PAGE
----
North Wapiti Siberian
Iditarod 2008 - Tales from the Trail
August 14, 2007
Signs Of Fall
that time of year that the signs of fall and it's successor,
winter are starting to creep up on us. The odd trees are
already being touched by brush strokes of yellow, the
blueberries are thick and heavy on the branches - with
bears, birds and humans packing them away for the winter in
one way or another. Mornings are starting to get cool and we
are back to (thankfully) pulling the down comforter over us
each evening. Puttering through the woods on my 4 wheeler
the other day I got a whiff of that wonderful earthy aroma
that is fall's signature fragrance - but the one big thing
up here that tells us that winter is approaching is the
arrival of darkness. See for most of the summer, despite my
habit of getting up ridiculously early, I rarely see the
Although we are not Alaska, on June 21st we experience 19
hours and 13 minutes a day of 'illumination' here in
Athabasca. With the actual sunrise occurring at 3:56 AM and
sunset at 9:14 PM.
December 21 we have a whooping 8 hours 44 minutes of
illumination, with sunrise at 8:54 AM and sunset at 4:08 PM.
(All Data courtesy of
It is funny how the hours of light being taken over by dark
just sort of creeps up on you without notice until some sort
of break in your routine jars it to the front of your brain.
This year, for me, it was the trip to Pennsylvania. The
morning after getting home from there I was shocked to
realize that now, rather then getting up to the morning rays
of sun and chirping birds, when Mark's alarm went off at
4:30 AM, it was to silence and the night sky. Not a problem,
both are beautiful things, but what was shocking was that I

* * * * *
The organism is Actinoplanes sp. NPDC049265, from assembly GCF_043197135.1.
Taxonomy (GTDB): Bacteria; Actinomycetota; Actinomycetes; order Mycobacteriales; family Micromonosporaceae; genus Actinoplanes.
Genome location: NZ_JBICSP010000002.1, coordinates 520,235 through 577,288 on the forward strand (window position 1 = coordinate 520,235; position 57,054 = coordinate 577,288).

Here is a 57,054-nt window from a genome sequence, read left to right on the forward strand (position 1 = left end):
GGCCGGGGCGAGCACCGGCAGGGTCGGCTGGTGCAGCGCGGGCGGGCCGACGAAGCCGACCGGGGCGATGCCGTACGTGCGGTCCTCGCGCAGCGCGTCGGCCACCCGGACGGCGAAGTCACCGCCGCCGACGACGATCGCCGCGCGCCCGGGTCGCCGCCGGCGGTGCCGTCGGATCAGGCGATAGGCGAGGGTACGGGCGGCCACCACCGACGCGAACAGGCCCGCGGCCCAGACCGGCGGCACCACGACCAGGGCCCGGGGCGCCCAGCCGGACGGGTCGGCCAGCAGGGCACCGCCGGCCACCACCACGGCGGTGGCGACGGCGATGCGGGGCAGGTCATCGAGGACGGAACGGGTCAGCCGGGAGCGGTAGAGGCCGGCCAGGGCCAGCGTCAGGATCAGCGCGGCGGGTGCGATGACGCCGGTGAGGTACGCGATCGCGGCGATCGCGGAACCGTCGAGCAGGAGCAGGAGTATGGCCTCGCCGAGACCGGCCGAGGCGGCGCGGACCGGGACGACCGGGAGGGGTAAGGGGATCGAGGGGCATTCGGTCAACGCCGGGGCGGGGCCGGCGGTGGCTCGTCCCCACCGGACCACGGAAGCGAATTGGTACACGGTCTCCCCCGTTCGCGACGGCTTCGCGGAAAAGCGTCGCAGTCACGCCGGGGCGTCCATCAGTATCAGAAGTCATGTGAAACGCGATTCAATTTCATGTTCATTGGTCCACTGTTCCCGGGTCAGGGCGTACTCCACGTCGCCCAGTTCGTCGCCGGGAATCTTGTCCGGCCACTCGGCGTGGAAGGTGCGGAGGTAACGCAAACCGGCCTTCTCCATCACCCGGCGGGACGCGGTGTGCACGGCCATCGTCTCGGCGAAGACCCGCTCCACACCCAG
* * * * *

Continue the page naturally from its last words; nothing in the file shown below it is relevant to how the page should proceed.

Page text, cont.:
hadn't noticed it sneaking up on us.
The other night we were over at the Husch homestead for
dinner and didn't get home to feed dogs until alittle after
9 PM (normally they are fed at 8 - and trust me, they were
well aware that their dinner was late. It think Fly was
trying to break into the house to call the SPCA to report
the fact that we were out 'gallivanting' and they were all
starving to death because of it!). By the time we picked up
the last bowls and spend a few minutes visiting with the
puppies, our little solar powered front lights were glowing
This morning as I sit in my office tapping away at my
computer keys at 5:30, I can just make out the outlines of
the trees against the lightening morning sky outside my
window (yes, these are the same trees that are interfering
with my satellite internet dish - but they are lovely to
gaze out at).
Not that I'm complaining - darkness is the element of long
distance sled dogs and long distance mushers. The return of
the night sky means the return of dog teams in my life.
You often hear fall compared to a 'winding down' and winter
compared to a sleep, an end - or even as horrible a thing as
death. But here it is different. Fall is the rebirth,;
winter is life. Fall is full of promise, hopes, dreams and
plans - winter is our time.
I embrace and welcome back the darkness. It inspires me and
starts the fire burning inside. Soon it will be winter - and
that is what the dogs and I live for!
Karen's Diary - Iditarod 2008 Edition
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